Obrela Security Industries | GDPR – is it time to change?

In acknowledgment of the GDPR anniversary (25th May), Yiannis Fragkoulopoulos, Buyer Safety Director at Obrela Security Industries, assesses the current use of GDPR as well as the challenges it poses for businesses of all size, regardless of geographic location. 

GDPR has come under some scrutiny in the past few years since its implementation. In theory the General Data Protection Regulation is designed to imbue users in today’s fast-moving and data driven economy with more power and insight into the processing of their personal data. However, despite the positive intentions, GDPR is by no means a polished form of regulation. The news that the UK is technically no longer part of the EU scheme after withdrawing from the European bloc has left many reeling.

However, despite the positive steps that GDPR presents, such as enhancing individuals’ rights over their personal data and simplifying the regulatory requirements for international business being conducted within the European Union, GDPR has several flaws that at best present glaring errors, and at worst can put consumer rights in danger. Throughout this article we will be discussing and delineating the many shortfalls of the EU’s GDPR and how these could be rectified in order to provide greater visibility into the inner workings of data processing and protection.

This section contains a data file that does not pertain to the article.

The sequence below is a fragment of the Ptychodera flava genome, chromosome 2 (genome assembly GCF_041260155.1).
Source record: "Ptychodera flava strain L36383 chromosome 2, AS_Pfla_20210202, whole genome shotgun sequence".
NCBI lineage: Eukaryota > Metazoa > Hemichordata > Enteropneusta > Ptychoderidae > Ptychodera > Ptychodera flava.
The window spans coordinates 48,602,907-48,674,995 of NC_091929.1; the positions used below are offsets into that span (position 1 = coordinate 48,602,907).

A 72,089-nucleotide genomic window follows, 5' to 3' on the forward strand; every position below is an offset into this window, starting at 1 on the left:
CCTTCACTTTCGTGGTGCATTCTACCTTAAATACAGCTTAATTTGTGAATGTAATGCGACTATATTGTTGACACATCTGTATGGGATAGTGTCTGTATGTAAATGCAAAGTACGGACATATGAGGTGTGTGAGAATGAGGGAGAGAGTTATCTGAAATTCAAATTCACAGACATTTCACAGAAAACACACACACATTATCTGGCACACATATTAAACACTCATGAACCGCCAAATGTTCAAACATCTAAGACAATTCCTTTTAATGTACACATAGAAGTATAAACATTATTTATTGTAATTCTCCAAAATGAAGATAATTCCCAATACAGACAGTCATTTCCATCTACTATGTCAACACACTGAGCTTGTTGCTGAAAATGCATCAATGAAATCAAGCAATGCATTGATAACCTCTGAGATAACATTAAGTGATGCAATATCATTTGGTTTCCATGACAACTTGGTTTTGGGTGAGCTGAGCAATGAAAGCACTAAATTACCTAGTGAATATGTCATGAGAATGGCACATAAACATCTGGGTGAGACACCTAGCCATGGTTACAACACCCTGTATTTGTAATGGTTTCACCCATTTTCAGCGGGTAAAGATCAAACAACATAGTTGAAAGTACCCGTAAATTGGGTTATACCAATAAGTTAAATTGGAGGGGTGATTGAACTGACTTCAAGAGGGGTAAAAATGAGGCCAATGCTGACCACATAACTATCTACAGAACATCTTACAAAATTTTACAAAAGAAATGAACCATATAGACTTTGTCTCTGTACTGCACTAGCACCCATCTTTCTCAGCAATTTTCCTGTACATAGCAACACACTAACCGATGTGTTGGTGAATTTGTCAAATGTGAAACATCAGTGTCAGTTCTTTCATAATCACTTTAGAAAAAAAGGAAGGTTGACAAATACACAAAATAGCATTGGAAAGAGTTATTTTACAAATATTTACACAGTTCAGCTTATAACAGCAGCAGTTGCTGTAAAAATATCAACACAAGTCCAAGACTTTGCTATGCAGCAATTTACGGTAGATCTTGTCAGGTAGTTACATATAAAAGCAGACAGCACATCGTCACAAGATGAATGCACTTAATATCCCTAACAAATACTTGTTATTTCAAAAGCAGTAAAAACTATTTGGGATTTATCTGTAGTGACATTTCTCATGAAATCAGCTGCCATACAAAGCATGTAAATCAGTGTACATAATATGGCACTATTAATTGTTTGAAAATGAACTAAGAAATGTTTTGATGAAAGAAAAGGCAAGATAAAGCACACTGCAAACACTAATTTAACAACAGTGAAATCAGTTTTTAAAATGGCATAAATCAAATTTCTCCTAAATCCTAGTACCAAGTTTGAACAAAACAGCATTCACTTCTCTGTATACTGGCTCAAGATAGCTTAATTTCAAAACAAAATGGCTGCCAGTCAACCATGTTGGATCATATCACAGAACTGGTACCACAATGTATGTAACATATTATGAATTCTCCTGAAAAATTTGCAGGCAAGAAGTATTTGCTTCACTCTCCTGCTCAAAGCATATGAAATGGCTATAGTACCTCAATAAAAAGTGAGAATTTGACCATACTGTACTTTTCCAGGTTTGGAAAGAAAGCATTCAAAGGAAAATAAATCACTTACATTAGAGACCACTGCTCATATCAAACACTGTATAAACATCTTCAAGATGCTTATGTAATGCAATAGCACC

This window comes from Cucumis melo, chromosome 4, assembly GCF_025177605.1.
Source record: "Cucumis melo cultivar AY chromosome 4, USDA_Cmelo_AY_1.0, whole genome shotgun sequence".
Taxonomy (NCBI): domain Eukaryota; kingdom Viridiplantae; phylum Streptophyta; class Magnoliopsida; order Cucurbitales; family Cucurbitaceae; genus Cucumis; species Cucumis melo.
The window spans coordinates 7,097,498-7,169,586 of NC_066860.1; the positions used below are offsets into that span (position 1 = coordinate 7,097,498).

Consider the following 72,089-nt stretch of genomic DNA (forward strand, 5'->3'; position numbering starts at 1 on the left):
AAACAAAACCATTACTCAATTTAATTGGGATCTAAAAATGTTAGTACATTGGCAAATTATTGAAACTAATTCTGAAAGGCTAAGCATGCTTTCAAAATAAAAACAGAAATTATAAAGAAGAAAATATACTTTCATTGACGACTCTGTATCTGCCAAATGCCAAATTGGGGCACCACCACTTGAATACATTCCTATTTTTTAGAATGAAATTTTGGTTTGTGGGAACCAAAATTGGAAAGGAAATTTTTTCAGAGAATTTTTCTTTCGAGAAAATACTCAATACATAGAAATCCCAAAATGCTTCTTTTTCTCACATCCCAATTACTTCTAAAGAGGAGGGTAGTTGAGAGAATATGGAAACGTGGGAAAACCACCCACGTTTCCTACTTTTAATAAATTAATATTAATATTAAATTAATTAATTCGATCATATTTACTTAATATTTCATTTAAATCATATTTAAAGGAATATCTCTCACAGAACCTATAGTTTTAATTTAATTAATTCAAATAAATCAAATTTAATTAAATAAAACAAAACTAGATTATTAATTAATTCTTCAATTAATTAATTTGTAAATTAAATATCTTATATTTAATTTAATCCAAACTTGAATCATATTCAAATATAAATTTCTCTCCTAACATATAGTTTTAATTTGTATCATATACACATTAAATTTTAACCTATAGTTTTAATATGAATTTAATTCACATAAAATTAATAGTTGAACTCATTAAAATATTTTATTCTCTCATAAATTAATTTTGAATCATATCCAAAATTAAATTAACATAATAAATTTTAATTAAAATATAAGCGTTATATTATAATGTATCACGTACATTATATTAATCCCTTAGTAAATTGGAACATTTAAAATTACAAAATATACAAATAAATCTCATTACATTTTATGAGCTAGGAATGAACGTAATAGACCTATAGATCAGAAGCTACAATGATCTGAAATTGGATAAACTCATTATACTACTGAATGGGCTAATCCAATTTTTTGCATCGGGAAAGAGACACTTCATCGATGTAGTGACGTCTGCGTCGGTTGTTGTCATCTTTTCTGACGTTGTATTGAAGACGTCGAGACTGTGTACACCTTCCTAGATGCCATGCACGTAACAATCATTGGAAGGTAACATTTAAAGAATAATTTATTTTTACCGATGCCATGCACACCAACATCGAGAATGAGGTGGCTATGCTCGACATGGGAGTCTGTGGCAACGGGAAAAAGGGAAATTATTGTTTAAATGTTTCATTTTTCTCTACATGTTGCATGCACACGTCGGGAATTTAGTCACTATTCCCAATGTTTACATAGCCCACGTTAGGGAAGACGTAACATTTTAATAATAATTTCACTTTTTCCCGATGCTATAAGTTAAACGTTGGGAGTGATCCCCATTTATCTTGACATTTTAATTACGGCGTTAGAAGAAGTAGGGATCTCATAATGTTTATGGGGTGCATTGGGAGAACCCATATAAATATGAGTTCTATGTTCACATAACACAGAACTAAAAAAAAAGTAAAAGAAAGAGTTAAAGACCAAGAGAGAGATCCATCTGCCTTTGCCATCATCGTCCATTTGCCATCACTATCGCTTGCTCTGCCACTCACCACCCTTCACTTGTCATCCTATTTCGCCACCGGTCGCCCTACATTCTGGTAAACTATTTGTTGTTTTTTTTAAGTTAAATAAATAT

What does not work about GDPR?

GDPR presents issues for both organisations and consumers. On the higher level, some businesses have been struggling with data retention issues as organisations have policies and processes in place to dictate timeframes for all the data they process, but the question arises: how efficient are they really? Furthermore, how can you achieve data retention technically, when you need to keep backups for business continuity reasons? This complicates the data storage issue, especially in fast moving and hybrid work environments.